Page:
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Statistical bulletin: Profitability of UK Companies, Quarter 2 (April to June) 2015 This product is designated as National Statistics

Released: 01 December 2015 Download PDF

Main points

  • In this release, rates of return have been revised back to Quarter 1 1997, due to revisions to both Gross Operating Surplus and Capital Employed data. These revisions incorporate Blue Book 2015 changes.
  • The profitability of private non-financial corporations (PNFCs), as measured by their net rate of return, was estimated at 12.8 % in Quarter 2 2015, 0.2 percentage points higher than the revised estimate of 12.6% in Quarter 1 2015.
  • Manufacturing companies’ net rate of return was estimated at 6.7% in Quarter 2 2015, 0.9 percentage points lower than the revised estimate of 7.6% in Quarter 1 2015. This remains the lowest estimated rate of return since Quarter 1 2013 when it was 6.3% (revised).
  • Service companies’ net rate of return was estimated at 21.3% in Quarter 2 2015. This is the highest recorded quarterly estimate since the series began in 1997 and is 0.5 percentage points higher than the previous quarter.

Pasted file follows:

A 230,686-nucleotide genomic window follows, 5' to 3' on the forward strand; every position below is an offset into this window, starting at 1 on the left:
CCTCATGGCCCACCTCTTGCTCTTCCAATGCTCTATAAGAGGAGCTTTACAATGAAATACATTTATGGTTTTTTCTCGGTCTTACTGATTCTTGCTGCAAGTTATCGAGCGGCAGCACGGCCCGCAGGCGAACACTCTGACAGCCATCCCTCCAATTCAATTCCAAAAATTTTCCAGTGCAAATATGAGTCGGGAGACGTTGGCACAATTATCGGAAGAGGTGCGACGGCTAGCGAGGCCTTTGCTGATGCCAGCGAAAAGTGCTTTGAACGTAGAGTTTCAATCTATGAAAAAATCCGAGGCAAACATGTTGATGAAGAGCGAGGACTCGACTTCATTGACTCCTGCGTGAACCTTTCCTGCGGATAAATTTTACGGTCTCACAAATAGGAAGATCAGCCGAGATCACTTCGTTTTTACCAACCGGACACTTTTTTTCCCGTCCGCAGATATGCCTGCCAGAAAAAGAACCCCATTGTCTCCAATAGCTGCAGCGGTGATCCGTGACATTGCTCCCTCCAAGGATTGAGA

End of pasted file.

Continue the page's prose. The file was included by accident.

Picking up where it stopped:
• UK Continental Shelf (UKCS) companies’ net rate of return was 14.7% in Quarter 2 2015. The increase on the revised estimate of 5.0% in Quarter 1 2015 is consistent with movements in Brent crude oil prices.
  • To see the above data in more context, data for earlier periods are shown in Tables 1 and 2, and are also presented in Figures 1 to 6.

Understanding Profitability

Profitability, using the net rate of return calculation method, is a common way of measuring the economic success of a company or sector. The rate of return is calculated by expressing the economic gain, or profit, as a percentage of the capital used to produce it.  See section 2 of the background notes for a more comprehensive definition.